Historical Records of Traditional Chinese Medicine (Part 3)
VIII. Buddhist Monk Hong Yun in the History of Song
According tothe History of Song, Buddhist monk Hong Yun was a native of Changsha. His mother couldn't conceive for a long time. She and her husband religiously chanted Buddhist scriptures, and Hong Yun was born. When Hong was 13, he visited monk Zhi Ba of Kaifu Temple and asked to become a monk and to study medicine. He later traveled in the capital area and became a renowned doctor.
Emperor Taizu of the Song Dynasty summoned Hong to the palace and granted him the title of Guangli Master. At Emperor Taizong's request, Hong Yun submitted dozens of traditional medical prescriptions. Hong also visited Emperor Zhenzong and submitted prescriptions for different illnesses.
Hong Yun was especially skilled at making diagnoses by taking patients' pulses. He could also predict a person's lifespan accurately. Because of his great herbal medicine skills, the royal family and government officials often summoned him for treatment. Hong Yun passed away in the year 1004 at the age of 68.
VIIII. History of Yuan Dynasty Recorded Li Gao's Superb Skill in Treating the Eyes
According to the History of Yuan Dynasty, Li Gao came from a rich family in Zhending and became interested in medicine when he was young. He paid 1,000 taels of gold to learn medicine from the renowned doctor Zhang Yuansu, whom he studied under for many years.
Li Gao became very good at treating typhoid fever and ulcers, and he was exceptional at treating eye diseases. Because his family was wealthy and he didn't need to practice medicine for a living, he did it only as a hobby. Because of his incorruptible but standoffish character, no one dared to ask him for treatment unless it was urgent.
Wang Shanfu, an official in Beijing in charge of the wine trade, was one such urgent case. Wang's symptoms included difficulty urinating, bulging eyes, a bloated abdomen, and hardened knees. He couldn't eat or drink. No purgative or prescription helped. Li Gao finally saw this patient and told the man's doctors, “His disease has gotten worse. The Inner Classic of the Yellow Emperor states that the bladder is the home of bodily fluids. The only way for fluid to pass is to dissolve the Qi. Purgatives made things worse, because they made it hard for the Qi to dissolve. Qixuanzi said, 'Yin can't be generated with yang. Yang can't be dissolved with yin.' Purgatives boost yang. So his yang is overwhelming, but his yin is missing. How can the Qi be dissolved?” Li Gao prescribed a combination of yin-natured herbs. The patient was cured after one dose.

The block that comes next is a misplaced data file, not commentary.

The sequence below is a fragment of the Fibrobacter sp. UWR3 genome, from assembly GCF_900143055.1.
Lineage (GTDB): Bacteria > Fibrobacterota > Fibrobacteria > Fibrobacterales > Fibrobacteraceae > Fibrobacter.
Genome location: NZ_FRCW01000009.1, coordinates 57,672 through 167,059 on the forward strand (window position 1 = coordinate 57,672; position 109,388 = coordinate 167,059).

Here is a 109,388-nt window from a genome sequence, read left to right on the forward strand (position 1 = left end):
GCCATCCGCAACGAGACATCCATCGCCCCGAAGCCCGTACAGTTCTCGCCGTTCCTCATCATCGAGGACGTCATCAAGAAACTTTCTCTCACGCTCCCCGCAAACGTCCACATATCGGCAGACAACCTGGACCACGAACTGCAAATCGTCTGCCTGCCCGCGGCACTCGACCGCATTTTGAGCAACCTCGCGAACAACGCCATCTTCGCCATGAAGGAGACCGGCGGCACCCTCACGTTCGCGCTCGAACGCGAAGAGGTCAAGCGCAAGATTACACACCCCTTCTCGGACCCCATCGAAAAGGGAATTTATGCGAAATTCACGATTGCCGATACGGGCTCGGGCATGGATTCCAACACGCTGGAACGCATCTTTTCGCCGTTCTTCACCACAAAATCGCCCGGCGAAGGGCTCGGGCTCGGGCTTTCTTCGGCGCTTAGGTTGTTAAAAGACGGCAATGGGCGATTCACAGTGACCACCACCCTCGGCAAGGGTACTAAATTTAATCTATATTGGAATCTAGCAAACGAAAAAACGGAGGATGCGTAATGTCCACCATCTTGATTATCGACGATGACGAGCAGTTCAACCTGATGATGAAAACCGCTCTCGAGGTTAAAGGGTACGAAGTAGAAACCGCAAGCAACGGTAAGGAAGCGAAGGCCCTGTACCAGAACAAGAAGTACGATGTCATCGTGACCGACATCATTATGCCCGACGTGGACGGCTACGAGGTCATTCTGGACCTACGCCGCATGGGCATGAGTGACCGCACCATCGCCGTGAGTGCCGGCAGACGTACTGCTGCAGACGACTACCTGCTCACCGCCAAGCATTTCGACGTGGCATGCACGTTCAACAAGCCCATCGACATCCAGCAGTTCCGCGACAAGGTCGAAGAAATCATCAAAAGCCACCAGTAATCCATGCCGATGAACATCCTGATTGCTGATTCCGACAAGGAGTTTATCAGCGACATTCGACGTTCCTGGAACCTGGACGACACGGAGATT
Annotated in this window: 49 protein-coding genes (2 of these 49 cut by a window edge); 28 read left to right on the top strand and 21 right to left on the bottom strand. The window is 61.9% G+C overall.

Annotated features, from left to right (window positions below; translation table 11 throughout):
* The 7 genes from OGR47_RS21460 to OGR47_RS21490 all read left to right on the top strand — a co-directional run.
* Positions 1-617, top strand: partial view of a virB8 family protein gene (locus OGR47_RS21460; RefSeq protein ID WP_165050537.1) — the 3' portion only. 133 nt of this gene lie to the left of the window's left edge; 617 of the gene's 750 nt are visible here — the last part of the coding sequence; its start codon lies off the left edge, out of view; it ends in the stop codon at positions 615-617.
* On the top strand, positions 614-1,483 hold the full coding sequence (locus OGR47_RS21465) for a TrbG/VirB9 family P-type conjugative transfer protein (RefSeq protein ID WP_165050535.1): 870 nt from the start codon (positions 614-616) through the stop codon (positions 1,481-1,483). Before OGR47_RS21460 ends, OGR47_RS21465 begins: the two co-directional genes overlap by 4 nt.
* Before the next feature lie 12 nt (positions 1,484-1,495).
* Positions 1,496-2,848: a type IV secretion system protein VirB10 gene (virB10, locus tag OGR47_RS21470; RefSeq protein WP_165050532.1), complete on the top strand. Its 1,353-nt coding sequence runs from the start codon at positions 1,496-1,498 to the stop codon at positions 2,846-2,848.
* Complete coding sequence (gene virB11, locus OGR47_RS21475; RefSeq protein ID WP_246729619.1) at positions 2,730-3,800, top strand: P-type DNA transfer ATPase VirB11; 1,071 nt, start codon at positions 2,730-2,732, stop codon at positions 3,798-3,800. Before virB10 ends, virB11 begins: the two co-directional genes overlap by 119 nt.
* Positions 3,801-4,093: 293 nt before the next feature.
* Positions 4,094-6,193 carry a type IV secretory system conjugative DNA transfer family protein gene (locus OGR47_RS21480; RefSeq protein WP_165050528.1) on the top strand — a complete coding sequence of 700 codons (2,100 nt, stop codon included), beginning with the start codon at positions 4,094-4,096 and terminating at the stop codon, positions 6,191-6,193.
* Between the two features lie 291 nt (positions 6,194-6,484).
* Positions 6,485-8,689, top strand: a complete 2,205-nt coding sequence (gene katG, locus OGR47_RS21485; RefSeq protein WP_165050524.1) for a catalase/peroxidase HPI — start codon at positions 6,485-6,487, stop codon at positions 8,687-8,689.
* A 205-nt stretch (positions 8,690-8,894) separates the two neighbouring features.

Many of Li Gao's treatments were of similar efficiency. People of his age regarded him as a miracle worker. Many of his books were passed down to later generations.
X. Ge Gansun's Miraculous Treatment Recorded by the History of Ming
According to the History of Ming, Ge Gansun was a native of Changzhou. His father Ge Yinglei was a well known and highly regarded doctor. Ge Gansun was tall and sturdy. He loved shooting and war strategies, but later decided to become an academic. He became an expert on the laws of yin and yang, the laws of nature, and astromancy.
After failing to score a ranking during several national exams, he followed his father's career path. He didn't treat patients often, but when he did, his treatments worked miraculously. His reputation as a doctor equaled that of Jin Hua and Zhu Danxi, two famous physicians of his era.
Ge Gansun was once asked to treat a girl from a wealthy family who couldn't move, talk, or eat, although she could open her eyes. Many doctors had already failed to cure her strange affliction. Ge Gansun asked her family to remove everything that had a fragrant smell from her room. He dug a pit in the floor and put her in it. After a while, the girl started to move and talk. Ge gave her a pill. The girl was able to get out of the pit the next day. Dr. Ge's diagnosis was that the girl's spleen had been damaged by the fragrances in her room.
XI. Zhou Hanqing's Acupuncture Expels Intestinal Parasite
According to the History of Ming, Zhou Hanqing was a physician and surgeon in Songyang who had superb acupuncture skills. Once, a woman with the surname Ma claimed to be 14 months pregnant but couldn't give birth. She looked very thin and dark. Dr. Zhou told her, “You're not pregnant. It's an intestinal parasite.” He treated her with acupuncture. Parasites that resembled golden fish were found in her excrement, and she was cured.
An elderly woman called Xu had severe epilepsy. Her hands and feet trembled. She would go outside naked, laughing and singing. Zhou Hanqing poked each of her fingers with a needle and squeezed out some blood. Her symptoms disappeared.
Another woman named Chen had a hard lump inside her abdomen. Dr. Zhou said she had an intestinal obstruction. He heated up a long needle and inserted it into the lump. Pus came out through the needle, and the woman was cured.
A young man called Huang couldn't straighten his back and had to walk with a cane. Other doctors had treated him for stroke symptoms. But Dr. Zhou said, “It's blood stasis.” He inserted a needle in the Kunlun acupuncture point on the patient's feet. The young man could walk without his cane right away.
Traditional Chinese medicine is profound, and it's part of the divine culture. It's very closely related to cultivation practice. The Chinese Communist Party has damaged traditional medicine through its campaigns to destroy traditional culture and thought, replacing it with communist ideology and atheism. But in the future, when the political situation in China is finally rectified and people's morals are restored, traditional culture and thought will again return to the Middle Kingdom.